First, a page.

James H. Cagle
The Bible says, “Now the birth of Jesus Christ was on this wise” (Mt.1:18).
Christmas is an annual celebration held on the supposed anniversary of the birth of Jesus Christ, our Lord and Savior. I say supposed, because no one knows the exact date of Jesus’ birth. There is no data in the N. T. by which we can determine the exact date.
There are all manner of calculations used to explain the reason for making December 25th as the date of Jesus’ birth.
One is the “Plan of the Ages.” “By complicated and fantastic calculations the creation of the world was estimated as beginning March 25, so Christ, the Paschal Lamb, the new Creation, had his conception on March 25 and his birth therefore December 25.”
Another one is “by other unsubstantial reasoning from the Gospel stories the conception of John the Baptist is placed in September and so Christ’s in March and thus his nativity in December.”
But December 25th has more connection to pagan religion and festivals than anything Christian. The pagans celebrated the Saturnalia (Dec. 17-24) and Brumalia (Dec.25) “rejoicing in the end of the winter solstice and the ‘birthday of the unconquered Sun’. Almost all the heathen nations regarded the winter-solstice, which occurs at about this time, as a most important point of the year, as the beginning of renewed life and activity of the powers of nature, and of the gods, who were originally merely the symbolical personification of these powers.”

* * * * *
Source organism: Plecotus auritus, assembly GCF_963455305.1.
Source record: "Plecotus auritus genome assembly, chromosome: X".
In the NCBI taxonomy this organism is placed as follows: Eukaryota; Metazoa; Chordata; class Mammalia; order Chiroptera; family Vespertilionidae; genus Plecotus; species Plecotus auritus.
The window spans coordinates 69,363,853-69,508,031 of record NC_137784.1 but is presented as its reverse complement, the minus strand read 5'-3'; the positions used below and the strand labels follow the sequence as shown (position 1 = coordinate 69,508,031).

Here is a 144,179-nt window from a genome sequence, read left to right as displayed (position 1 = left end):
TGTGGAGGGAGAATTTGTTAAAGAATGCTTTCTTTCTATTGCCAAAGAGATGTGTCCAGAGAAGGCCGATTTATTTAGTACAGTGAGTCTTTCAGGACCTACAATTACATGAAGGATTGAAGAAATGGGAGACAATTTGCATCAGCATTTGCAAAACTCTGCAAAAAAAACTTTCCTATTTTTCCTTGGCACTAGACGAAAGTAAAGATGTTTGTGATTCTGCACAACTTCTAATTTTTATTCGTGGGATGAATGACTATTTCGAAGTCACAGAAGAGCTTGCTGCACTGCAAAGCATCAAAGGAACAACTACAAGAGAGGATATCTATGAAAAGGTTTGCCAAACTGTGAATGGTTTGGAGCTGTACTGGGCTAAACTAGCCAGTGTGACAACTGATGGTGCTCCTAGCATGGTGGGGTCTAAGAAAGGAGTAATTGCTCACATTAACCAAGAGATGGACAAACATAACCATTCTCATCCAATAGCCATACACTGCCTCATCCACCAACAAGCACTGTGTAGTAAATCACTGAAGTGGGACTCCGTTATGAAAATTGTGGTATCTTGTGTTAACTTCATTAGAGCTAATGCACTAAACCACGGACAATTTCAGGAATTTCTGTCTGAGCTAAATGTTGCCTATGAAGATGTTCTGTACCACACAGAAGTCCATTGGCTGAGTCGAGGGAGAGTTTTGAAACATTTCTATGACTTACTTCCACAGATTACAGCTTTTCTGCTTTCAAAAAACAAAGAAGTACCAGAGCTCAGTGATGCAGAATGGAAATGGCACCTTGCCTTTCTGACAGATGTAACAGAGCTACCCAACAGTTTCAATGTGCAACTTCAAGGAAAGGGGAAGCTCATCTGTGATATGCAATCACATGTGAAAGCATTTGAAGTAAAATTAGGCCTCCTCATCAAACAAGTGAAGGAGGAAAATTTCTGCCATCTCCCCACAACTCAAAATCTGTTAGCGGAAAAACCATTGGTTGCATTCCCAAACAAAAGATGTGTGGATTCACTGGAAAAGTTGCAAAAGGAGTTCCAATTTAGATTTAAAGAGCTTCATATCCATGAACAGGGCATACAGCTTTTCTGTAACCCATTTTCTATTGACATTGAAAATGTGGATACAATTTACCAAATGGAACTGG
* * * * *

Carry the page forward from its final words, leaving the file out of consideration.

It’s also very unlikely that December 25 was the birthday of Christ because shepherds did not keep their sheep in the fields in December, due to the rain and snow, and the obvious lack of pasture. And Caesar Augustus would not have been a very wise governor to impose a tax on the citizens, and make them travel to their home town to be taxed, in the dead of winter when travel was almost impossible.
When Jesus was born isn’t important, or the Scriptures would have revealed when He was born. Jesus never told us to remember His birth, but He did tell us to remember His death (Lk.22:17-19; 1 Cor.11:23-26).
Sadly, for more and more people Jesus is just a Ceremonial Deity, someone they recognize at Christmas and Easter and ignore the rest of the year.
Christmas is December 25th, when we publically celebrate and commemorate the birth of Jesus the Christ, our Lord and Savior with gift giving.
The Christian though celebrates the birth of Jesus every day, for they know had He not been born, died on the cross, rose from the grave, and ascended to the Father, there would be no gift of eternal life for sinners, victory over sin, a hope of Jesus’ soon return, and a home in Heaven.
“Thanks be unto God for his unspeakable gift” (2 Cor.9:15). (Thanksgiving and Christmas in one verse.)
Christmas is still about Jesus
The lights and ornaments on the tree,
Nor the garland or the mistletoe,
Hung where we can clearly see.
Though our caroling glorifies Him.
Nor the Christmas pageantry at church,
Though we play our part to honor Him.
With his tiny reindeer and sleigh.
And it’s not about that expensive gift,
Or the food heaped high on our tray.
Or the money we’ve spent at the mall.
But it’s all about that miracle birth-
Christ, born of a virgin,- in a humble stall.
Of Whom we so often tend to forget.
Amidst our celebration of His birth
His precious name we easily remit.
The Savior of man come down to earth.
Who gave up the beauty of Heaven,
To give the most vile sinner new birth.
The angels sang and wise men adored,
The Father’s greatest expression of love;
To pay our redemption, we couldn’t afford..
Our gift giving commemorates His gift.
God gave His Son, for sinners to die,
Salvation to give; the unspeakable gift.
Who willingly left His throne in Glory,
And was born to die for sinners like me.
Yes, this is still the true Christmas story.